This week’s show wraps up a series of events at the University of Michigan School of Natural Resources & Environment featuring Dr. Robin Wall Kimmerer, author, teacher, and member of the Citizen Potawatomi Nation. A prominent voice in botany and restoration practices, Dr. Kimmerer is the author of the books Braiding Sweetgrass and Gathering Moss. As the focus of our show this week, Braiding Sweetgrass informed our conversations about the interweaving of the traditional knowledges of science, ecology, and the teaching of plants.
Dr. Kimmerer beautifully articulates the importance of recognizing multiple knowledge sources and discusses the privileges and challenges of collaborations between different ways of knowing. The dialogue addresses how we might work towards environmental restoration: grieving the destruction of beloved land, respecting one another, and getting our hands in the earth to move toward healing and restoring our relationship with the land. Dr. Kimmerer reads an excerpt from her book, explaining the principles of reciprocity and the responsibility of language to promote that message.
Along with rich conversation, this show features a line-up of beautiful and powerful songs expressing themes of justice, hope and activism. One of the featured artists, The Chippewa Travelers, have been invited to the drum competition here in Ann Arbor at the 44th annual UM Dance for Mother Earth Powwow on April 2nd and 3rd (see the previous IHIH episode “Dance and Divest for Mother Earth” for coverage of this event a few years ago).
We want to thank Dr. Robin Kimmerer for generously sharing her time, thoughts, and writing with all of us involved in producing and listening to this episode of It’s Hot in Here! For more IHIH coverage of similar topics see our previous show, “Traditional Ecological Knowledge.” We hope this past episode, “Reciprocity with the Living Land” is one of many conversations to be had about ways to weave traditional ecological and scientific knowledges with the teachings of plants, and we hope you tune in next week for our Love Fest and some coverage of this week’s food summit.
Dr. Kimmerer is a Distinguished Teaching Professor at SUNY in Environmental Science and Forestry, and the Director of the Center for Native Peoples and the Environment. She is a mother, a plant ecologist, and an award-winning writer. Dr. Kimmerer is the author of the books “Gathering Moss” and “Braiding Sweetgrass” in addition to many scientific and literary articles. She teaches courses at SUNY on botany, ecology, ethnobotany, and indigenous environmental issues, including a seminar on the application of traditional ecological knowledges to conservation. She is the co-founder and past president of the Traditional Ecological Knowledge section of the Ecological Society of America. Of European and Anishinaabe ancestry, Dr. Kimmerer is an enrolled member of the Citizen Potawatomi Nation. She lives on an old farm in upstate New York, tending gardens both cultivated and wild. Her work focuses not only on the restoration of ecological communities, but also the restoration of our relationships to land.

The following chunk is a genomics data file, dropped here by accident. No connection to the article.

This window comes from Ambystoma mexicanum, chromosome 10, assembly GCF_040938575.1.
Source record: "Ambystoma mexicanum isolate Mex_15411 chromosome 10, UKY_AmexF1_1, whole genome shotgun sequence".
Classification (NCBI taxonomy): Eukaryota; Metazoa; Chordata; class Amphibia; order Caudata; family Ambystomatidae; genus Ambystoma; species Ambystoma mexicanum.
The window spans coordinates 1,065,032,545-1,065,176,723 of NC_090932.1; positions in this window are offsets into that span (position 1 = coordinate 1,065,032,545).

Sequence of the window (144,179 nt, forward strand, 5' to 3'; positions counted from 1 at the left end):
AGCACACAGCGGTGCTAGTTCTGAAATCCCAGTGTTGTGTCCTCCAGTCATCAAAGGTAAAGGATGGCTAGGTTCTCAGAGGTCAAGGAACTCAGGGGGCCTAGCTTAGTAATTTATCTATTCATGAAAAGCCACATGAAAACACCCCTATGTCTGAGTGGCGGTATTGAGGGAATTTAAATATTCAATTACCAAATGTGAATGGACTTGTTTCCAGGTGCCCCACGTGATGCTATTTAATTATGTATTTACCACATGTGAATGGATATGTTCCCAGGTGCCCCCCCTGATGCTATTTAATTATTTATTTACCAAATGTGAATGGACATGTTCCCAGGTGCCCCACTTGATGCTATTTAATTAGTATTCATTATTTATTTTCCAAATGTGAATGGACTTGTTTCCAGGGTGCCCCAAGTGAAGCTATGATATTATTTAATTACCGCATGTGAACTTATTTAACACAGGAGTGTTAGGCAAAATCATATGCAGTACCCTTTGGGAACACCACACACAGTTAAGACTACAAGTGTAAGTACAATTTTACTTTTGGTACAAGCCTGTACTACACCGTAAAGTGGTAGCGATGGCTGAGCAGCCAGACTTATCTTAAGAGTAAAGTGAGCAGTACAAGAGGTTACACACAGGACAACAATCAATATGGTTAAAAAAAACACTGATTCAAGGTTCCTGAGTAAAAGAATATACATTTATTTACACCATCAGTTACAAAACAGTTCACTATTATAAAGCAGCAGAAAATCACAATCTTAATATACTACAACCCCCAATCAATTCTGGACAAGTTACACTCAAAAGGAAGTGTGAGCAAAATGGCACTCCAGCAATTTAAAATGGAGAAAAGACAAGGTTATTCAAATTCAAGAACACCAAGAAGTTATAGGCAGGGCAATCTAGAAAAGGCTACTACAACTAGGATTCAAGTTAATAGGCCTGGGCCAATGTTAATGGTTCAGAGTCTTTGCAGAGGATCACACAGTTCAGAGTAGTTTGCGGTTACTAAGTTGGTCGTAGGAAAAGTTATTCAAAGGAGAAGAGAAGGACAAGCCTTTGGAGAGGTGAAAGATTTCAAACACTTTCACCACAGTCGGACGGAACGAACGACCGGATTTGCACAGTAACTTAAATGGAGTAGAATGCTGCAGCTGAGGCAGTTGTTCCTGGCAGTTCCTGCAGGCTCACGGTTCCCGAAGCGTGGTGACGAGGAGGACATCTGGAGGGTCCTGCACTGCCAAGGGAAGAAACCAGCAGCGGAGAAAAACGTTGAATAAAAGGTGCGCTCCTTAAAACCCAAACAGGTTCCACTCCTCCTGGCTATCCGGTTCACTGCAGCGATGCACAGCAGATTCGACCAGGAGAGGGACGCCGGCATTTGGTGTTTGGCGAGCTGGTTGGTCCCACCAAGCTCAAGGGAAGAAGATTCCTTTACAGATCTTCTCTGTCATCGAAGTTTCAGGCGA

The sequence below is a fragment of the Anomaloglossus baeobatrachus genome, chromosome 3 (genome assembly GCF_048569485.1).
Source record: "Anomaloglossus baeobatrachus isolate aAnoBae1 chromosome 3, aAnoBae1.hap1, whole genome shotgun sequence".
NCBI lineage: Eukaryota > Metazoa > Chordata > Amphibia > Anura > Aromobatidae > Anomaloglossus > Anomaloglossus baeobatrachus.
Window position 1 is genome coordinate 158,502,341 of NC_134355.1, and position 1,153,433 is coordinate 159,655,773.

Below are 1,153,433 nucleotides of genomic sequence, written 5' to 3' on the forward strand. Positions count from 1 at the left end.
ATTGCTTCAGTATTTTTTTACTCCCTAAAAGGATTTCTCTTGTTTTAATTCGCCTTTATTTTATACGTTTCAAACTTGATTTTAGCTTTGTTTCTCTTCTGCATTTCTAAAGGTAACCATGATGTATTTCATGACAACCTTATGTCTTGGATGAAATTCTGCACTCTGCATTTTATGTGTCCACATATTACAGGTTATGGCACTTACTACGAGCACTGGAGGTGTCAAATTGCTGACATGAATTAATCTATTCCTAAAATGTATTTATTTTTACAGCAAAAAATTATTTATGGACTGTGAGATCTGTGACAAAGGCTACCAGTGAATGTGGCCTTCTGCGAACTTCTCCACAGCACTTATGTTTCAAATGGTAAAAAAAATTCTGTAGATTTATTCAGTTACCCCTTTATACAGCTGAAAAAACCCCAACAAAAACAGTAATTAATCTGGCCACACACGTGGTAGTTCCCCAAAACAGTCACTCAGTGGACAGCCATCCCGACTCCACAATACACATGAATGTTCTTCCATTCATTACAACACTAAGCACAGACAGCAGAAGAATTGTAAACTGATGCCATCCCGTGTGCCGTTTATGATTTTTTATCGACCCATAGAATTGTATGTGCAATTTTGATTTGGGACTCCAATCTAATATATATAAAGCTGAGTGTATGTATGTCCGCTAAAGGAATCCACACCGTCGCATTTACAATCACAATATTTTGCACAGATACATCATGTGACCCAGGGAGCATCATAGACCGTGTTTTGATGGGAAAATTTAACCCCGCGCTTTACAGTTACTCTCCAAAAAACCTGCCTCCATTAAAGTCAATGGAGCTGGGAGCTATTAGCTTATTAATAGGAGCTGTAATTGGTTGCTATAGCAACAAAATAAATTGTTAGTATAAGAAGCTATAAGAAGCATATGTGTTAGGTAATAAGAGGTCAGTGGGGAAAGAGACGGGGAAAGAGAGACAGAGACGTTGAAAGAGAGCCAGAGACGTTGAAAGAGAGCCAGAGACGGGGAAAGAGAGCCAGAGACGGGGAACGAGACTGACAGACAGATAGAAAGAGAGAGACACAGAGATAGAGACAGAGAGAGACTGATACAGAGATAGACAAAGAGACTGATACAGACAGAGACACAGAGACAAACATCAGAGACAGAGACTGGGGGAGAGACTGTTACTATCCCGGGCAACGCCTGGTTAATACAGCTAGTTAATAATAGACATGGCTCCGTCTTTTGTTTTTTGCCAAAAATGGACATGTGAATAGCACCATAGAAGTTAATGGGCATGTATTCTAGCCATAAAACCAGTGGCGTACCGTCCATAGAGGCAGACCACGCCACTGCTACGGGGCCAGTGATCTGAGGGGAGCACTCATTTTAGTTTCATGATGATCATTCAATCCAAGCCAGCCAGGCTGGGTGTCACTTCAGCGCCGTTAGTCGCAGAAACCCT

Carla May Dhillon is a PhD candidate in environmental social sciences at the University of Michigan School of Natural Resources & Environment, and a licensed Civil Engineer. Her doctoral research focuses on climate change, environmental inequality, and Indigenous-Settler studies. Carla has also researched uses of citizen science to pursue environmental justice in urban Southern California. She has over ten years of professional experience in engineering, green/ecological building, and appropriate technologies. Carla’s current research investigates collaborations in climate change science networks, and inequalities in climate adaptation.
Whitney Smith, a native Detroiter, is a second year Masters student in the School of Natural Resource and Environment. She received her BA in Environmental Studies at Wellesley College. Before attending Michigan she taught food justice and garden education in several African Centered Schools in Detroit, MI. Whitney is passionate about environmental justice, critical race theory, food justice, and ethnobotany of the African diaspora. Whitney also loves cooking and dance- especially West African and other diaspora dance traditions. After she graduates, she plans to continue to work with grassroots environmental justice movements.
Faith Cole is an undergraduate student in her second year at the University of Michigan. She is studying Spanish and International Studies with a focus on Global Environment and Health, ultimately hoping to study holistic approaches to issues of global and environmental health. From the Upper Peninsula of Michigan, Faith has a passion for the outdoors and the beauty of the Great Lakes region.